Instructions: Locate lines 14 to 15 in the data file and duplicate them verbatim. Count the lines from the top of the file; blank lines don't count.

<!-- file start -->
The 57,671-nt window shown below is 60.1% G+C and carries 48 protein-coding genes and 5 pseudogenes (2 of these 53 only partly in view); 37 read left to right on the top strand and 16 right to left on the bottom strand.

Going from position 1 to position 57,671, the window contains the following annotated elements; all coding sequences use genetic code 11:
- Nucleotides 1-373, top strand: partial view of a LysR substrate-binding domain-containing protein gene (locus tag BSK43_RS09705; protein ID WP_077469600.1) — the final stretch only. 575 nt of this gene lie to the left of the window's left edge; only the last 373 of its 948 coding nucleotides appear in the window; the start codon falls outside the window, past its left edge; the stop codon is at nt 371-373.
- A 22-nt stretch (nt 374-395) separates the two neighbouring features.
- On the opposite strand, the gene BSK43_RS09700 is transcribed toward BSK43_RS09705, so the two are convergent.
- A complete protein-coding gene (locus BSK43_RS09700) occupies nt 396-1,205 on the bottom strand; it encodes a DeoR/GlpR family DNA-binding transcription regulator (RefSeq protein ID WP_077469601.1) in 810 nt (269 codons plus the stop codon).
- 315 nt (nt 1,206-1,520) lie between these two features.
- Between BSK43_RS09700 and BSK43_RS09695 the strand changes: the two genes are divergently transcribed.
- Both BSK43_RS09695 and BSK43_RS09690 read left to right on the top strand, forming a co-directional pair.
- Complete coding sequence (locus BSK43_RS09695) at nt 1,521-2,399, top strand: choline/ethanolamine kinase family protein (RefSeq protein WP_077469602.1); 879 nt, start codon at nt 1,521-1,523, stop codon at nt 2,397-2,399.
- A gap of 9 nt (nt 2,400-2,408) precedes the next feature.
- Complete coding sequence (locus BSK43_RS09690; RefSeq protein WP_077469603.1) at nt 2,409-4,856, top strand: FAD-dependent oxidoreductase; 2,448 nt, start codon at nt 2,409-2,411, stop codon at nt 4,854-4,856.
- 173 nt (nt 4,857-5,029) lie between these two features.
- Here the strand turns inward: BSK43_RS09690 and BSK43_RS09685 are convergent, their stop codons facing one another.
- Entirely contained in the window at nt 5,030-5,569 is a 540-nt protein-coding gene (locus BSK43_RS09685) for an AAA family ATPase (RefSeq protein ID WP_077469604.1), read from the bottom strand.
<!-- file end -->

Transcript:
- Here the strand turns inward: BSK43_RS09690 and BSK43_RS09685 are convergent, their stop codons facing one another.
- Entirely contained in the window at nt 5,030-5,569 is a 540-nt protein-coding gene (locus BSK43_RS09685) for an AAA family ATPase (RefSeq protein ID WP_077469604.1), read from the bottom strand.